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WEWS

Your Deep-Cleansing Face Wash With Microbeads Just Got Banned

President Obama signed legislation outlawing microbeads because they could pose a risk to marine life.

By Katie Link | December 30, 2015

If you have a favorite face wash or toothpaste full of those tiny little microbeads, it's time to buy in bulk because pretty soon those products will be gone for good. (Video via WEWS)

The Microbead-Free Waters Act of 2015 was signed into law by President Obama Monday. It forces manufacturers to ditch those tiny added plastic microbeads in the name of clean water. 

Environmentalists estimate more than 800 trillion microbeads are washed down drains every day in the U.S. Some of those tiny beads turn up in aquatic habitats and absorb chemical pollutants which could have a toxic effect on marine life. Which, thanks to the food chain, could have a toxic effect on you.

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"Big fish eat little fish, eventually the fish is on your dinner plate and you're eating that fish along with all the toxins it consumed along the way," researcher Marcus Eriksen told CBS.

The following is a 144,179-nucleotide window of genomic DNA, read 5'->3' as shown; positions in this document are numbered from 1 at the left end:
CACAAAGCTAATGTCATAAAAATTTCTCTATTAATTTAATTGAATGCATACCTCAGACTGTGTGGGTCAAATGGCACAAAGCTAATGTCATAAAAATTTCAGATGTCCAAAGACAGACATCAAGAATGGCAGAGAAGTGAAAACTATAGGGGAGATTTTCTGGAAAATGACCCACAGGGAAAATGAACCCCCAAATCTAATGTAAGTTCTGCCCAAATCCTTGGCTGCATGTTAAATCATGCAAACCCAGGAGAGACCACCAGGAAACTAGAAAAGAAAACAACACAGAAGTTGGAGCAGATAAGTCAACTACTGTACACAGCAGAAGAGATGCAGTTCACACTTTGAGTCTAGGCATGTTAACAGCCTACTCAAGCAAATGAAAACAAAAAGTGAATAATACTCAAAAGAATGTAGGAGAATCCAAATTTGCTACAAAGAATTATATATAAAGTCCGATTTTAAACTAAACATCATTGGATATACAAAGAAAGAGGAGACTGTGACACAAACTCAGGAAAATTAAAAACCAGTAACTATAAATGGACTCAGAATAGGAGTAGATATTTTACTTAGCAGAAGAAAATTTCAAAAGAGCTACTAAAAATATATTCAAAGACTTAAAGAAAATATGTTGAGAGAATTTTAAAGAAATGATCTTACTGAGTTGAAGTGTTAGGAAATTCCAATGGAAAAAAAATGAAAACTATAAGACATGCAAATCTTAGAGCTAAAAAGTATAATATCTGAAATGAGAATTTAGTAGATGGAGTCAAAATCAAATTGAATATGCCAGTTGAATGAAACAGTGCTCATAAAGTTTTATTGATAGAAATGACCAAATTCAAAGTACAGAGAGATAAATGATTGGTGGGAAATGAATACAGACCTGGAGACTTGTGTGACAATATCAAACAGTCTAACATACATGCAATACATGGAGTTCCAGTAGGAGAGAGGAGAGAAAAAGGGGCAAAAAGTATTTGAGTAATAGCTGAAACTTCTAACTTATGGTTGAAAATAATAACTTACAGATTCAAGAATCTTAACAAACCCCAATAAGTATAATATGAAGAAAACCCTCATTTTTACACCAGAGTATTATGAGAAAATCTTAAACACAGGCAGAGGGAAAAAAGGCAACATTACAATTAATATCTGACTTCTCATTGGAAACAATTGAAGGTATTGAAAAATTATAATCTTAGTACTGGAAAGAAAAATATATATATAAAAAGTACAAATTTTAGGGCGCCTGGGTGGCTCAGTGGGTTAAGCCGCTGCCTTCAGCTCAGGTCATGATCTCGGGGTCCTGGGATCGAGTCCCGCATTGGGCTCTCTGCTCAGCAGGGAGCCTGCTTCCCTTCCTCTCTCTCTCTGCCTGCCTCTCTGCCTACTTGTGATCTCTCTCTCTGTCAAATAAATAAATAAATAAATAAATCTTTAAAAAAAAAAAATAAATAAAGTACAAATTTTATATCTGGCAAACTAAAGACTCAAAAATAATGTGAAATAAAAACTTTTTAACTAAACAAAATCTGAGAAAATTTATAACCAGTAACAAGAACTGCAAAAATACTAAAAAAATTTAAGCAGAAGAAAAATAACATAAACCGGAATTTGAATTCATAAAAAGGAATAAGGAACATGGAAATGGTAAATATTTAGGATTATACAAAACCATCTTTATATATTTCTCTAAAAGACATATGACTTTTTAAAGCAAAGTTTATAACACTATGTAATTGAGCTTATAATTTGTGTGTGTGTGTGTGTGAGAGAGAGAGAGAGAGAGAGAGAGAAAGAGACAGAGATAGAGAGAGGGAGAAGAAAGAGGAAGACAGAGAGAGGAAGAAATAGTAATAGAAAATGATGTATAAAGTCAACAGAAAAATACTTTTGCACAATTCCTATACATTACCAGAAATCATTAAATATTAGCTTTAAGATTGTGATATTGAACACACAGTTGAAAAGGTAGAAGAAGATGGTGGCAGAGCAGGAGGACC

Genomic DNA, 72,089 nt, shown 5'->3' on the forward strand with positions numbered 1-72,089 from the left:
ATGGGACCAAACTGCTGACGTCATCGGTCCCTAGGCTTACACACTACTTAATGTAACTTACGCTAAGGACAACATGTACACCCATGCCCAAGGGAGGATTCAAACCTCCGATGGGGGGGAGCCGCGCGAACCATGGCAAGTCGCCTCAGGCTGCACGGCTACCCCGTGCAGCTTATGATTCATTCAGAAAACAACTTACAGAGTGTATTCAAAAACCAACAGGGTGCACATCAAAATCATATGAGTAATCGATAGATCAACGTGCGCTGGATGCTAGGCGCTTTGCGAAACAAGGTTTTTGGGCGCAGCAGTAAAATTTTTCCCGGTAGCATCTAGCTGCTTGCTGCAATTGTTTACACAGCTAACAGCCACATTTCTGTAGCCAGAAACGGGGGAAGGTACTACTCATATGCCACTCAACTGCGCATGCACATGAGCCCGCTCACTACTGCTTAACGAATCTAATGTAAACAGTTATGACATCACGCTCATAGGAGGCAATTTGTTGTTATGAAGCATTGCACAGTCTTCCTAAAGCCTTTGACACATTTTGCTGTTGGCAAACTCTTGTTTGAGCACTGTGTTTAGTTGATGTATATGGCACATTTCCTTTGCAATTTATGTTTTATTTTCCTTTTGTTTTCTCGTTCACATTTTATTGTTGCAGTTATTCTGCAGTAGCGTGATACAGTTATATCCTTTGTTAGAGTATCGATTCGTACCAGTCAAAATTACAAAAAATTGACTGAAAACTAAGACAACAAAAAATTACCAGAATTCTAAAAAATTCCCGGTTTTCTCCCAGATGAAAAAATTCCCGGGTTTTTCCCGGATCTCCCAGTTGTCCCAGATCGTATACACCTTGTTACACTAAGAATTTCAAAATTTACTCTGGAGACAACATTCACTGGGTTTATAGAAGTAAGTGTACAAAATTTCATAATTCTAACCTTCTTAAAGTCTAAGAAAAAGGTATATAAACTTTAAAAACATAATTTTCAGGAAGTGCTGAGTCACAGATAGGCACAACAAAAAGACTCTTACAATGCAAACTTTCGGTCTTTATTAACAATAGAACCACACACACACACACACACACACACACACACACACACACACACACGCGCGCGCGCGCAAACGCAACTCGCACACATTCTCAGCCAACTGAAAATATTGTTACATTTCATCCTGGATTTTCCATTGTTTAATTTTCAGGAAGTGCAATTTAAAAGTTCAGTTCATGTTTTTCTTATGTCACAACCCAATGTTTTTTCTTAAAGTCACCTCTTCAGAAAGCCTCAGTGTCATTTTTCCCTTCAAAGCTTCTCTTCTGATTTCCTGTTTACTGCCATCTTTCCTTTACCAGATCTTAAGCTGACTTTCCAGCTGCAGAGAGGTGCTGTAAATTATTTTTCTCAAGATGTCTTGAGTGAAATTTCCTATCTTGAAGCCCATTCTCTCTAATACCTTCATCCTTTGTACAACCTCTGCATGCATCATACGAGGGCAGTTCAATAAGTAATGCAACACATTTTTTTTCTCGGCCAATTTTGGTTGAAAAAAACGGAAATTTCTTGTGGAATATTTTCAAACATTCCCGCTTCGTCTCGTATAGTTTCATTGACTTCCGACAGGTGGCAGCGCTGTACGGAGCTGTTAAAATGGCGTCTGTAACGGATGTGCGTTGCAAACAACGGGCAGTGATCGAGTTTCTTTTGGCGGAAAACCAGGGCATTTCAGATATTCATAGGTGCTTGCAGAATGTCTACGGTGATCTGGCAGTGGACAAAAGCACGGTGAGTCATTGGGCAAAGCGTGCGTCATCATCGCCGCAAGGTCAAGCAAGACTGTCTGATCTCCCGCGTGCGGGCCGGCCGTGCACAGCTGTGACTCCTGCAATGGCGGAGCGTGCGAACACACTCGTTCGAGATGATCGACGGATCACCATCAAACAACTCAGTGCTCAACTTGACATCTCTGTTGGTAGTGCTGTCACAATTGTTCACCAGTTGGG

Even though these beads are tiny, and by tiny we mean smaller than one millimeter, experts say the eight trillion of them that end up in aquatic habitats every day are cause for concern.

A researcher from Oregon State University said, "We're facing a plastic crisis and don't even know it. Contaminants like these microbeads are not something our waste-water treatment plants were built to handle, and overall the amount of contamination is huge."

Turns out lawmakers agree. States like Illinois and California previously created their own legislation to ban products with microbeads. Now, they're banned nationwide. The law goes into effect in 2017. (Video via PBS)

This video includes images from Getty Images.

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